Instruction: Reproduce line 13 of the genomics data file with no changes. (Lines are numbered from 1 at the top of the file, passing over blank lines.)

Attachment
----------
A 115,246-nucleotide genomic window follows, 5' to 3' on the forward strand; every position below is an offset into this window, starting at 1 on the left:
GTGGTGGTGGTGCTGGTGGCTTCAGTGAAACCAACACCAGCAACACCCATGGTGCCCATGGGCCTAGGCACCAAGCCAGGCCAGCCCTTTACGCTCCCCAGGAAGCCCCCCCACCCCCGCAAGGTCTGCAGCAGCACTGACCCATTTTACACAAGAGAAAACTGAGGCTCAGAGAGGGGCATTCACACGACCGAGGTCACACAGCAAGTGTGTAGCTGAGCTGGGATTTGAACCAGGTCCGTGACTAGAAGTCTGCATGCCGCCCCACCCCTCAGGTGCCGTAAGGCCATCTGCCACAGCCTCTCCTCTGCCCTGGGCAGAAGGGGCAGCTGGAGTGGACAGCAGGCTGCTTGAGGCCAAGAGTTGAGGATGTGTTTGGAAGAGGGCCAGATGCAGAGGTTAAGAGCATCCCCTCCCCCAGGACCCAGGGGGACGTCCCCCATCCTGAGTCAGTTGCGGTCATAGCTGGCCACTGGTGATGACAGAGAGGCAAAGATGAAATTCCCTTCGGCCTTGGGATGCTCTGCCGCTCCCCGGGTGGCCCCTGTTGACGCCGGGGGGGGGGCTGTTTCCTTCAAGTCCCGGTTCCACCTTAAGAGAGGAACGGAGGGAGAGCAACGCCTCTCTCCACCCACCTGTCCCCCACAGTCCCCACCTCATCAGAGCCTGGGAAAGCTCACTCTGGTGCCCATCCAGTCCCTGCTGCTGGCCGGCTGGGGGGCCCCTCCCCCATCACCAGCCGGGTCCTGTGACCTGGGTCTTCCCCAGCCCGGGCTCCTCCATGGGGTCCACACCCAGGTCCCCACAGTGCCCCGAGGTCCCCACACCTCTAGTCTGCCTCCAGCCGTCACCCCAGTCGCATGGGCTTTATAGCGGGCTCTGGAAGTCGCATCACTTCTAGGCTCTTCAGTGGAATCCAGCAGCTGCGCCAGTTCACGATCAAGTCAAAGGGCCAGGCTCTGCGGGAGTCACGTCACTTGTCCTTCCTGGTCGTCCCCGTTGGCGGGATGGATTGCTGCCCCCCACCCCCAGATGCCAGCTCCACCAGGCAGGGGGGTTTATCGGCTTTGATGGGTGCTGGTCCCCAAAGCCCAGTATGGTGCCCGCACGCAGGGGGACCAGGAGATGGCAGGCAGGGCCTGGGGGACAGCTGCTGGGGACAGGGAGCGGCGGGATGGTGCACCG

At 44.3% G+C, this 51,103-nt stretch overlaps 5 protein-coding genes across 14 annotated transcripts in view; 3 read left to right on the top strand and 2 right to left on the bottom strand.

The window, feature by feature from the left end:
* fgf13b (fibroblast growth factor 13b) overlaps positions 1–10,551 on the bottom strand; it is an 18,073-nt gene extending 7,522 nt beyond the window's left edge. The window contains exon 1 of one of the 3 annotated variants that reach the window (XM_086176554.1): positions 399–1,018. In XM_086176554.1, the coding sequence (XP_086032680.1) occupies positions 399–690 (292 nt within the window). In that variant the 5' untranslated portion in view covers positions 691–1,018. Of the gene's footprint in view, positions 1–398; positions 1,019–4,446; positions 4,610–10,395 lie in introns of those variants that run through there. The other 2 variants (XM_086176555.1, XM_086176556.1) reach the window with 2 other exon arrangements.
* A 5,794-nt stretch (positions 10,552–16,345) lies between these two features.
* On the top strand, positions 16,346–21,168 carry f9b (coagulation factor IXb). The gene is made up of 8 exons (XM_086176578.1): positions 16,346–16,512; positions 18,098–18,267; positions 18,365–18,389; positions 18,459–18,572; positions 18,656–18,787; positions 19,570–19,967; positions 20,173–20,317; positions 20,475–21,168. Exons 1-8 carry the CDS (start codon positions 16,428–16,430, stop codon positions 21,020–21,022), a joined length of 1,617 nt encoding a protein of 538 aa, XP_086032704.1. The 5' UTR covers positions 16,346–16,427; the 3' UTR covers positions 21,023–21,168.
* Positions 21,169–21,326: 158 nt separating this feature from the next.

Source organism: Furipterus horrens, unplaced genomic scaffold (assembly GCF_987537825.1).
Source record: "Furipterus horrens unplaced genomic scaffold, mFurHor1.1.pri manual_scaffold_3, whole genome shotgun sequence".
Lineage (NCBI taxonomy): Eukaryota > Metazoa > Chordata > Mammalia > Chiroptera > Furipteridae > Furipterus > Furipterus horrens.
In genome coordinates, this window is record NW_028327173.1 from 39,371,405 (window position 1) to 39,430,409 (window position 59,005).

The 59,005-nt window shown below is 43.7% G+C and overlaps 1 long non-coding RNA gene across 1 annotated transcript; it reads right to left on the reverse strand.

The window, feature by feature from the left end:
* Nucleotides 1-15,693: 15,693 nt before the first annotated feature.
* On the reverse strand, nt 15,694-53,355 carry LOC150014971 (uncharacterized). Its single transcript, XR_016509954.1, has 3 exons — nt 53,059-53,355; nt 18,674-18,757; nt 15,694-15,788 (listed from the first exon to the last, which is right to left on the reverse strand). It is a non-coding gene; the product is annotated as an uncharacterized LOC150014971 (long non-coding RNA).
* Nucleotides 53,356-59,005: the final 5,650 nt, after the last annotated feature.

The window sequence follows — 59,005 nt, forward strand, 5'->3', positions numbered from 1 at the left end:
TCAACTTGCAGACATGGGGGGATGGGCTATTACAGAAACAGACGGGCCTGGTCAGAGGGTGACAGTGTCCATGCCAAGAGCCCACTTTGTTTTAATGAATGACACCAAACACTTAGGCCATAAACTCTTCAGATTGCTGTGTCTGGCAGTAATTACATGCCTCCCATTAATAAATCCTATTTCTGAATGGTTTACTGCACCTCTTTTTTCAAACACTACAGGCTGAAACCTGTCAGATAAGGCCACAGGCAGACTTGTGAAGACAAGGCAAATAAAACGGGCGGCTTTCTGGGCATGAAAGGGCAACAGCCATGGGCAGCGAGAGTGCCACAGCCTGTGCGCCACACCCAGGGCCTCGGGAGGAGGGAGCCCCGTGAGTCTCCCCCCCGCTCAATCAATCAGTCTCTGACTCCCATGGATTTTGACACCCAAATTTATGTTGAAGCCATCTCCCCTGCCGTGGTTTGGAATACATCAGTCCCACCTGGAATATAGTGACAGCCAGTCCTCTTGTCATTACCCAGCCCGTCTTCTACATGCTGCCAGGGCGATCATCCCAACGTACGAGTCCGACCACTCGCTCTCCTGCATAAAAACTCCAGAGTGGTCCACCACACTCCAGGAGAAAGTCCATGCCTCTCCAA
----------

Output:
The 59,005-nt window shown below is 43.7% G+C and overlaps 1 long non-coding RNA gene across 1 annotated transcript; it reads right to left on the reverse strand.